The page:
CC-BY Nicky Agate / Medium
Great news for those interested in using altmetrics for evaluation for the humanities and social sciences: the HuMetricsHSS research team (which I’ve written about here before) just won a $300k grant from the Andrew W. Mellon Foundation to advance our understanding of values-based research metrics, including altmetrics!
We’re looking to reverse-engineer the process of using evaluation metrics. We’re going to start with the important stuff–goals, objectives, and values for individuals and universities–and work backwards from there to find indicators that can help academics understand if they’re achieving their aims.
Thanks to the Mellon Foundation’s support, we’re able to launch a pilot that will do several important things.
First, we’re going to run a series of workshops that will bring together humanities and social sciences (HSS) researchers and administrators alike to identify and define the values and practices that enrich scholarship. These values will go on to inform an initial evaluation framework, which individuals can use to understand their progress towards embodying those values in their research practices.
Next, we’re going to create a small set of use cases for applying the values-based framework. For example, we’ll explore questions like, “What does it mean to support the value of ‘openness’ through your teaching practices?”
As part of testing out our ideas, I’m particularly excited by our plan to create a prototype app that will scan syllabi and extract information like the age of texts, author demographics, links to open educational resources and open textbooks, and more.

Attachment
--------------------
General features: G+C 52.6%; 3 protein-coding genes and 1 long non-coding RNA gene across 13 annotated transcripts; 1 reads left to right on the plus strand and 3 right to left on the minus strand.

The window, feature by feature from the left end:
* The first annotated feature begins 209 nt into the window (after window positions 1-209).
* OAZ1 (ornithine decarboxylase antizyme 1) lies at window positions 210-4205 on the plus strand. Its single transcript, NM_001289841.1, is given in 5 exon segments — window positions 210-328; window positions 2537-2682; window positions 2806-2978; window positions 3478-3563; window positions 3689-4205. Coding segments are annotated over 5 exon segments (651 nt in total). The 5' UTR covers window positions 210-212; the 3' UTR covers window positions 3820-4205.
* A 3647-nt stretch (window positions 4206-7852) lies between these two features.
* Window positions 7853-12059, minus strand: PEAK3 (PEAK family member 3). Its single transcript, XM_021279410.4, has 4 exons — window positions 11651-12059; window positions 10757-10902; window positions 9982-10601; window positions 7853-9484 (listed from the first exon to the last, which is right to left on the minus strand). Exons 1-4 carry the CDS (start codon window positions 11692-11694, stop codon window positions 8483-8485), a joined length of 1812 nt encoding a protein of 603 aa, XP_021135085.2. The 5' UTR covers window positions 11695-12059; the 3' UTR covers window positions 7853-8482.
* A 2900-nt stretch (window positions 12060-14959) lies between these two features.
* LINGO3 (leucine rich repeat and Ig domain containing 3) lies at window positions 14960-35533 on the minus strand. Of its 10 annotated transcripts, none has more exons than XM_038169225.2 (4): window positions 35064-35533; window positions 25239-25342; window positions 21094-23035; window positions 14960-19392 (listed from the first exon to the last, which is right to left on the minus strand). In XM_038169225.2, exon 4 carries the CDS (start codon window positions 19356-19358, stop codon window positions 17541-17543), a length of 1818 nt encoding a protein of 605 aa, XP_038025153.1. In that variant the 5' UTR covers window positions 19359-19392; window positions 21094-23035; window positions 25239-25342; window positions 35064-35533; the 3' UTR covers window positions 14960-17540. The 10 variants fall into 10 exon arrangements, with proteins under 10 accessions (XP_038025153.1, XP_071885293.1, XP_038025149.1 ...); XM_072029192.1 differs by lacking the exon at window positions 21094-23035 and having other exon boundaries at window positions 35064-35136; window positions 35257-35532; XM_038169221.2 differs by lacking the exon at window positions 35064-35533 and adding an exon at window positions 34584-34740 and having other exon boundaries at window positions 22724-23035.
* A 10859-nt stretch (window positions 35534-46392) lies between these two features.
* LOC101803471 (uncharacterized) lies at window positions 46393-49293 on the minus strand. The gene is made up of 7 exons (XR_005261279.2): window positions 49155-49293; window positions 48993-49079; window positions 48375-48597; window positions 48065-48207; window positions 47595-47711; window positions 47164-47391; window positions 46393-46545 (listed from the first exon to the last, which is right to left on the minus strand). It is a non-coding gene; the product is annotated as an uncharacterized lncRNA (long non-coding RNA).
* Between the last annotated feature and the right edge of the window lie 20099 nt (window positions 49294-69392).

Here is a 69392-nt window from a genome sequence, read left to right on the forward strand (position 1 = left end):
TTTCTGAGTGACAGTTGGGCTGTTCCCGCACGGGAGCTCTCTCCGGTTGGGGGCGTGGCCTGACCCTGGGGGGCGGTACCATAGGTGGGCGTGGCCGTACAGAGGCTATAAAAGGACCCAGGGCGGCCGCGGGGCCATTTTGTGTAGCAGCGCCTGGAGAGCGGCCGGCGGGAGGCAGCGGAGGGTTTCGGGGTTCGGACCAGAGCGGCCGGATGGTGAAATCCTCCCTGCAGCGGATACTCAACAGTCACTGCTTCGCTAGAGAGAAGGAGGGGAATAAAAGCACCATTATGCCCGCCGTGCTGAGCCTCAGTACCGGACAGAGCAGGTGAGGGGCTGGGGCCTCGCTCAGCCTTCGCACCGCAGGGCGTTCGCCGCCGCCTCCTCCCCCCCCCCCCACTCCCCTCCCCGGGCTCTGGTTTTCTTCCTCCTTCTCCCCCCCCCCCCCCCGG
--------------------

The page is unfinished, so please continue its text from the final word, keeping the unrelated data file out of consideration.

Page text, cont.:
I’m but one small part of the HuMetricsHSS research team, which includes Christopher Long, Michigan State University, Dean of College of Arts & Letters and Professor of Philosophy; Nicky Agate, Modern Language Association, Head of Digital Initiatives; Rebecca Kennison, K|N Consultants, Executive Director and Principal; Jason Rhody, Social Science Research Council, Program Director; and Simone Sacchi, LIBER (Ligue des Bibliothèques Européennes de Recherche – Association of European Research Libraries), EU Projects Manager. I’m thrilled to be continuing the work that we started at the 2016 TriangleSCI meeting–still the best and most productive conference I’ve ever attended.
Dean Long put it best when he said this: ““When what is measured is what counts, it’s our responsibility to ensure that our metrics are shaped by our values and that our practices are not undermined by what can be counted.”
To read the full press release, visit the Michigan State University site.